July Council Meeting

The July meeting of the Winston County Natural Resources Council will be held at 9:00 a.m. on Thursday, July 19, 2012, at the U. S. Forest Service Office in Double Springs.

Monday, July 16, 2012

Public Meeting to Discuss Smith Lake Bass Populations

The Alabama Department of Conservation & Natural Resources (ADCNR) will hold a public meeting on Monday, July 30 to discuss the status of bass populations in Smith Lake, bass management goals and regulations, and the possible use of tournament exemptions for harvest restrictions.  The meeting will be Monday, July 30 at 6:30 PM in Jasper at the Activity Room of the Community Health Systems Building.  The address is 204 19th Street East.  For directions, call the Walker County Chamber of Commerce at 205-384-4571.  For more information on the meeting, contact the ADCNR at 205-339-5716.

Thursday, July 12, 2012

Hemlock Trees Threatened by Exotic Insect

Eastern hemlock infested with hemlock woolly adelgid.
Samford University recently sponsored a symposium titled “Preserving the Eastern Hemlock”.  If one had not heard of the new threat to the hemlocks in Alabama, this might seem like a strange topic.  But the hemlocks in Alabama face a very grave threat from the hemlock woolly adelgid.   The hemlock woolly adelgid, or HWA for short, has killed hundreds of thousands of trees in the Eastern U. S.  I’ve seen firsthand what it’s done to the hemlock trees in the Great Smoky Mountains National Park; almost all of them have been killed in many areas of the park.  HWA kills young and old trees alike. 

The eastern hemlock is an important tree in Winston County.  It is abundant in the sheltered, cool coves and deep ravines that are common in all parts of the county.  The hemlock is considered a conifer, however, unlike other cone-bearing trees, it is very shade tolerant.  It can even grow in the shade of hardwoods, causing one forester at the symposium to say “Hemlock is so shade tolerant it can grow in the dark.”  The tree is well adapted to growing in sheltered ravines, and shady stream banks.  Deep canyons and cool conditions become rare in south Alabama; Jefferson County is the southernmost county that has native stands of hemlock trees.
The loss of the hemlock tree in the state would have a number of negative consequences.   Foresters note that there is no other conifer that can replace it in our forests.  No other conifer can tolerate the shade like a hemlock.  A number of species of birds and animals depend on the tree.  Hemlocks provide shade over many small streams, and when the trees die, water temperatures can rise as much as 4 degrees affecting many fish and aquatic insects.  The tree is an important lumber species in some parts of the U. S.  Finally, the appearance of the forests would change, since we would no longer have the same boughs of dark green in our winter forests.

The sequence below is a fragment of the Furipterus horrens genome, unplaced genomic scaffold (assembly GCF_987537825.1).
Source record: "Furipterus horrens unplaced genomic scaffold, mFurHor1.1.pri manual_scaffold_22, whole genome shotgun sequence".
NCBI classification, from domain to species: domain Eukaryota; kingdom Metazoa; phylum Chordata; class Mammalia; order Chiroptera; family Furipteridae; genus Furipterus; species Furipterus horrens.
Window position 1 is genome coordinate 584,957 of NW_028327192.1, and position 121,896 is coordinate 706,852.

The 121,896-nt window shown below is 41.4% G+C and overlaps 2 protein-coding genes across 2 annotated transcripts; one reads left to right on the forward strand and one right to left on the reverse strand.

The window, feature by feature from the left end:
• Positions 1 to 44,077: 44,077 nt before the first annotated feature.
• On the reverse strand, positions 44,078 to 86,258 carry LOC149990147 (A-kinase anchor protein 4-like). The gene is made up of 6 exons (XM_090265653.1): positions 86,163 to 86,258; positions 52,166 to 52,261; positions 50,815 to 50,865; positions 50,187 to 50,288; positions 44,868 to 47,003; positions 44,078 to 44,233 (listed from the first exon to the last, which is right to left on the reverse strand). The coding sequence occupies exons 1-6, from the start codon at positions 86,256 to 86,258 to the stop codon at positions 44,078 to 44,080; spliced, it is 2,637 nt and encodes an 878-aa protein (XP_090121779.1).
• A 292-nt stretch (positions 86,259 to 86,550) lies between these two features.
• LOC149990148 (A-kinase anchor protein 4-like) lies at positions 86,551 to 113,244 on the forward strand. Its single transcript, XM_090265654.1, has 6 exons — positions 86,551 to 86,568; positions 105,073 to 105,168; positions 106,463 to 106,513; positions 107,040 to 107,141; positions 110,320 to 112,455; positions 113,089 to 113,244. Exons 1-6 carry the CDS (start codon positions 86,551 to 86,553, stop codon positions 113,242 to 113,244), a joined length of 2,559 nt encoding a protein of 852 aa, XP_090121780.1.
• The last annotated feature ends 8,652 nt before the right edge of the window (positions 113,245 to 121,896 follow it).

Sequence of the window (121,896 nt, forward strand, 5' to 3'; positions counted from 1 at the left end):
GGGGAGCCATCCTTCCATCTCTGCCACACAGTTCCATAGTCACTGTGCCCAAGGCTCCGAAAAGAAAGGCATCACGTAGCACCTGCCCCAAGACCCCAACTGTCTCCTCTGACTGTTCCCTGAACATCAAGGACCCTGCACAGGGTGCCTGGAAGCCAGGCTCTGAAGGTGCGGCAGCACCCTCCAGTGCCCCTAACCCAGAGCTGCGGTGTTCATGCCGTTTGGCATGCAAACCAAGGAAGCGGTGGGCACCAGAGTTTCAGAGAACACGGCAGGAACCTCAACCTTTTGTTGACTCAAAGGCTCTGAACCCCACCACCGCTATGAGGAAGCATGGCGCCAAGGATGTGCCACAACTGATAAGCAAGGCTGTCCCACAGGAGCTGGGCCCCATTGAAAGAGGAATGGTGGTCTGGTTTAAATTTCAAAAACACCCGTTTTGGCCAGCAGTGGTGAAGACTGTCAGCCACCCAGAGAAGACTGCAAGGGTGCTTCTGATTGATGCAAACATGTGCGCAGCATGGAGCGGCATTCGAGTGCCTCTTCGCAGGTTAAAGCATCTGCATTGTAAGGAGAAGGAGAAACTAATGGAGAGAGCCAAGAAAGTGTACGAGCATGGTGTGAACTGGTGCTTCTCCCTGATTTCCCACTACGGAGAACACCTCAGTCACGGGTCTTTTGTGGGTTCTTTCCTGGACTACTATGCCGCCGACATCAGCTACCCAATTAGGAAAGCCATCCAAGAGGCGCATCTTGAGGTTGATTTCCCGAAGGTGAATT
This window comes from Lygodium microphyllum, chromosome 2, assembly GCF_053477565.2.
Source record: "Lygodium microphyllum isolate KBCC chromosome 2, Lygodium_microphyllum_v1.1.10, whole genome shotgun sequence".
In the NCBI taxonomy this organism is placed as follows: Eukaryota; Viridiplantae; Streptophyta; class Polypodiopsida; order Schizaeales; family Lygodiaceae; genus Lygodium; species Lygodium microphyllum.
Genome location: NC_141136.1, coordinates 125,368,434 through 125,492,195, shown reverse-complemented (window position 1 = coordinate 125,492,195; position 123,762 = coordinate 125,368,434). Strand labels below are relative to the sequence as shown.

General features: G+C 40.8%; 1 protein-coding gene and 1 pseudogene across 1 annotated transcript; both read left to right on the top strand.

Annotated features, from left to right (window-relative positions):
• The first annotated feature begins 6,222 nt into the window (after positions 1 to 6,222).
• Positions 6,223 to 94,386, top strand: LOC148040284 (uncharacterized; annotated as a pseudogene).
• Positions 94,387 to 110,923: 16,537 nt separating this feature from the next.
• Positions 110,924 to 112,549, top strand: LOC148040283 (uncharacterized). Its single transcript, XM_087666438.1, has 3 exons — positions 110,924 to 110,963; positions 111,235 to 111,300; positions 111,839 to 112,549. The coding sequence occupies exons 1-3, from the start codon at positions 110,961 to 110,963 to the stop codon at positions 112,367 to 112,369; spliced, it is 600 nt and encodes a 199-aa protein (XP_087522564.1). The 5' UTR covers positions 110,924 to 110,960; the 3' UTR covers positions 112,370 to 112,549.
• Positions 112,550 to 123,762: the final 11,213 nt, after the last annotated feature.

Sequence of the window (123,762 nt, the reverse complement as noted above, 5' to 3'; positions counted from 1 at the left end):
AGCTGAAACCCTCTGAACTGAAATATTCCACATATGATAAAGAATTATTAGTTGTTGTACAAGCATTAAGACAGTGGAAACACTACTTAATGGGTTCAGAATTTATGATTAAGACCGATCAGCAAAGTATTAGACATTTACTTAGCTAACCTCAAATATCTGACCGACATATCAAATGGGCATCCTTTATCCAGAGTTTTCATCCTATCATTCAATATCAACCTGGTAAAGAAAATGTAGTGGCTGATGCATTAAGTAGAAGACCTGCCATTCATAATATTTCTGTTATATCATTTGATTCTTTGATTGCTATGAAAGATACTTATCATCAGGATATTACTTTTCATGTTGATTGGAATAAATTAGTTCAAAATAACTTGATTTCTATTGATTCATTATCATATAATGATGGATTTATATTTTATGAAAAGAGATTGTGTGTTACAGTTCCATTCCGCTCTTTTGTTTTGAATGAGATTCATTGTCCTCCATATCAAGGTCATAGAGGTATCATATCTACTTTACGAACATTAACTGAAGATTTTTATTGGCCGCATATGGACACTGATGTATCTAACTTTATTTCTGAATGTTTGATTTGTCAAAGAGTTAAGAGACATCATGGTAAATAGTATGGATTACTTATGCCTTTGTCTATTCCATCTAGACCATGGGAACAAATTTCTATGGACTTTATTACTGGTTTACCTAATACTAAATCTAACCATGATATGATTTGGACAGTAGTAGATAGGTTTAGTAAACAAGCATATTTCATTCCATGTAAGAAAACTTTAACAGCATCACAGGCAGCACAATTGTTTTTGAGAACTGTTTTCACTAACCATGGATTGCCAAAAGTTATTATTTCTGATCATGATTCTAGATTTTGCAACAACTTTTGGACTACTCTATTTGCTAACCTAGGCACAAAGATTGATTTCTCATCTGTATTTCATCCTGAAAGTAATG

The hemlock woolly adelgid has been in the United States since the 1950’s when it was introduced from Japan.  The insect has needle-like mouth parts which it uses to suck sap from the plant.  This feeding causes the tree to weaken and die in as little as three years.  Some studies suggest that the insect may even inject a toxin into the tree.  Some trees have survived 20 years after attack by HWA, but often entire stands of hemlocks are completely devastated 10 years after infestation.  The HWA has spread south from Virginia, down to Tennessee, and may soon enter Alabama.

The HWA is tiny, about 1/16” long and varies in color from dark reddish brown to purplish black in color.  As it matures it covers itself in wax filaments, or “wool”.  This wool is most conspicuous when the adult is mature and laying eggs.  The wool is white, and infested trees have white tufts at the base of the needles.  The adults lay eggs, which hatch into “crawlers” that disperse over the tree to find feeding sites at the base of the needles.  They have long feeding parts, much longer than their body, which they insert deep into the stems to feed on the tree’s stored reserves.  The crawlers and eggs are the most common way for HWA to disperse and spread into to new areas.  They can be spread by wind, birds, squirrels and other forest animals.  Long distance movement most often occurs by people transporting infested nursery stock.

The good news is that other states that have been infested with the HWA have developed treatments for the HWA that can be used on important trees.  While these treatments are not the complete answer, they do provide a way to save some trees.  Another strategy of using carefully screened predator beetles imported from Asia has proven to help with HWA, and this technique could benefit the entire population of hemlocks. 

In the coming years, the HWA will probably spread to Alabama.  The hope is that the spread will be slow and the damage will be less severe than it has been in other areas.  If you would like more detailed information about the hemlock woolly adelgid, call us at (205) 489-5376.